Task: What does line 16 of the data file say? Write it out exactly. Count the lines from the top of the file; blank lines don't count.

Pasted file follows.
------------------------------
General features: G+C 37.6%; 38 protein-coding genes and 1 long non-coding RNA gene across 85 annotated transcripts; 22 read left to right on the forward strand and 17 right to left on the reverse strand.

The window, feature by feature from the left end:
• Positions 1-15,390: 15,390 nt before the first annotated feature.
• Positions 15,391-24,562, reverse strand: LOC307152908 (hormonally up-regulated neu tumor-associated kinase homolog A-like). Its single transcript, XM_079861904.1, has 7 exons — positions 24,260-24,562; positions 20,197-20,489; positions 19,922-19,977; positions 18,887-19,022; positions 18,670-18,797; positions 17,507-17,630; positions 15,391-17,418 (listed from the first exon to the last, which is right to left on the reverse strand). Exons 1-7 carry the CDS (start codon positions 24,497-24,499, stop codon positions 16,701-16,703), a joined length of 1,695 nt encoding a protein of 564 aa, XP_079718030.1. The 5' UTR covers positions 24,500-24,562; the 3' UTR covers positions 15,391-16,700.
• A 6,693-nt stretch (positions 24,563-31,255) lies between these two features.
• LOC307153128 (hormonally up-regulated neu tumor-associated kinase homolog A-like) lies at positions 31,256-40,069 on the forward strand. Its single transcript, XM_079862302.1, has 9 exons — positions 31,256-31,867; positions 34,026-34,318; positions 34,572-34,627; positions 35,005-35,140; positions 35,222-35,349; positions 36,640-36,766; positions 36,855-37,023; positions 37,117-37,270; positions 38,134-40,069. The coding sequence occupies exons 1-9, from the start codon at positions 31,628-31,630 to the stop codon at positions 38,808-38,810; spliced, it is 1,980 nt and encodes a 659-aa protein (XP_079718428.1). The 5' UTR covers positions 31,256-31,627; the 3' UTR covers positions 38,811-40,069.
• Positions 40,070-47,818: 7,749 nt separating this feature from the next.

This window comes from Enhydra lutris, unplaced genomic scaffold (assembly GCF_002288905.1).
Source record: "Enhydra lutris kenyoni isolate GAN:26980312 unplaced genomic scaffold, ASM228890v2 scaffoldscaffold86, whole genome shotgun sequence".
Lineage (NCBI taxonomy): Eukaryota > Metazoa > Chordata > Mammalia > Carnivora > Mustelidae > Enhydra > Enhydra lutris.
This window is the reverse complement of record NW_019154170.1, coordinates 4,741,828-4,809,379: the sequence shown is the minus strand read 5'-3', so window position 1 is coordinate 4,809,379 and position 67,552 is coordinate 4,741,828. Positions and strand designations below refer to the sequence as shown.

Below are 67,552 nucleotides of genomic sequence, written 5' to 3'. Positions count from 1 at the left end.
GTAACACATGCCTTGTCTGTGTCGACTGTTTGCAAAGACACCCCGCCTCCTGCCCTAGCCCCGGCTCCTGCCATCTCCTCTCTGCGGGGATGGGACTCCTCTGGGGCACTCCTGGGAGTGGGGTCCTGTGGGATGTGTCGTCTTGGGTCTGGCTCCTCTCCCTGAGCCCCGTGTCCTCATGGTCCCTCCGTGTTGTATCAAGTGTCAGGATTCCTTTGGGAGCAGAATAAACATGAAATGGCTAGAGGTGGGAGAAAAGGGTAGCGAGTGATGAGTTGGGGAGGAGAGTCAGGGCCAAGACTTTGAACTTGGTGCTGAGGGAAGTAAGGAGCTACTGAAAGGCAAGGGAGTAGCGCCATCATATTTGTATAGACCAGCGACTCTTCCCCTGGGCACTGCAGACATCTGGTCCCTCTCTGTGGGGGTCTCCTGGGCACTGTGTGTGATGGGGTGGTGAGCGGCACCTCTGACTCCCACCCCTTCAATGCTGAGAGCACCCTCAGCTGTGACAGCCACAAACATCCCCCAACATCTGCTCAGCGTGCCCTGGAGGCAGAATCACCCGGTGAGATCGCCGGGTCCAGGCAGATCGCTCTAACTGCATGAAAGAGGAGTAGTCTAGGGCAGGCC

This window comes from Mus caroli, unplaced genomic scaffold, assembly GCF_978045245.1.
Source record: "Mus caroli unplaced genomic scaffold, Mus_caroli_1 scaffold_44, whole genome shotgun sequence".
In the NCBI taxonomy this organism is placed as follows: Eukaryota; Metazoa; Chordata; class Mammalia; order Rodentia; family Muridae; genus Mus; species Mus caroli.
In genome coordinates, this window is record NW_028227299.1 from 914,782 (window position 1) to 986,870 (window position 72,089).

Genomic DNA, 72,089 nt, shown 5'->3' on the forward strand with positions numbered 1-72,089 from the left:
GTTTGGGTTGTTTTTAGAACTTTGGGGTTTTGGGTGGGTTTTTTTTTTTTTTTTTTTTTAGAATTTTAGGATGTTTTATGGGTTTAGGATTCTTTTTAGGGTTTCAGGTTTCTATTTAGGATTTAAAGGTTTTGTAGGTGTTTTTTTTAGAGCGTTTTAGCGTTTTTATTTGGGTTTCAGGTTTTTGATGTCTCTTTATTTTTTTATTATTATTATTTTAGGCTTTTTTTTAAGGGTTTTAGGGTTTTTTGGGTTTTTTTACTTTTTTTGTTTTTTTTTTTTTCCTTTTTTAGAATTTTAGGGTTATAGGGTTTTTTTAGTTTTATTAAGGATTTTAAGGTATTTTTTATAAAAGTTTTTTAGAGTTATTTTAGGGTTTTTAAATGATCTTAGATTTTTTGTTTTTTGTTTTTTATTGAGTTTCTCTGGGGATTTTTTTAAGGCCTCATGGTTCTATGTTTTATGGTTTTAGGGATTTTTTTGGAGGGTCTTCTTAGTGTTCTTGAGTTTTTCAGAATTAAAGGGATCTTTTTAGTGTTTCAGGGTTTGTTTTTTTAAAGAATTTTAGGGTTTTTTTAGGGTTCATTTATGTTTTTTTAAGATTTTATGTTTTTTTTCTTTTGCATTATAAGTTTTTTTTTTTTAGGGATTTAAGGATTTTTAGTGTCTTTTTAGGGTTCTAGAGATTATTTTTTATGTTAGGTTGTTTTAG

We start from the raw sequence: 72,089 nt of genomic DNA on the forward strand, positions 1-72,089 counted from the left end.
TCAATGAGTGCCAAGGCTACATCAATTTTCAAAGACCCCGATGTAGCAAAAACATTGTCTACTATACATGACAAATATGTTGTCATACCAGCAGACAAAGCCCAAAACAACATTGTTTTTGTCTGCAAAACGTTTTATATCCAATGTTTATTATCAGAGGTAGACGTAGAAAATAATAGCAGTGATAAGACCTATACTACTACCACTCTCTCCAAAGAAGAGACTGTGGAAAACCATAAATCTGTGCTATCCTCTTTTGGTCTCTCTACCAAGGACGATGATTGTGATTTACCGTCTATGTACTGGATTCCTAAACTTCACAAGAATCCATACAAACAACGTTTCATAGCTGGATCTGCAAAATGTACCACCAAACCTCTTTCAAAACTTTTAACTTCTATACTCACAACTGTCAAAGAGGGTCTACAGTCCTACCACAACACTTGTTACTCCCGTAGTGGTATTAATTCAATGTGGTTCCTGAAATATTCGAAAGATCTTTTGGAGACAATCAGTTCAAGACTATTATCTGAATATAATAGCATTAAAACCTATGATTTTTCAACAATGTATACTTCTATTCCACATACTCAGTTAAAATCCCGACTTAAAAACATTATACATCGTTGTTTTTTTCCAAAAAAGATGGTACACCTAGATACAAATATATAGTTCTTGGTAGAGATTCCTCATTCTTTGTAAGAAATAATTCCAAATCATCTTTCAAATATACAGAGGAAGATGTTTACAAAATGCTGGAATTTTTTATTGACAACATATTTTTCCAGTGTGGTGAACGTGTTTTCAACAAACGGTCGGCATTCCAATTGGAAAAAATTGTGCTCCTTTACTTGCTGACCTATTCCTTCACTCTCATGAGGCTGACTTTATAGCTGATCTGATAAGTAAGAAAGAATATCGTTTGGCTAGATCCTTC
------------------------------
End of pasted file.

In the NCBI taxonomy this organism is placed as follows: Eukaryota; Metazoa; Chordata; class Mammalia; order Rodentia; family Muridae; genus Mus; species Mus caroli.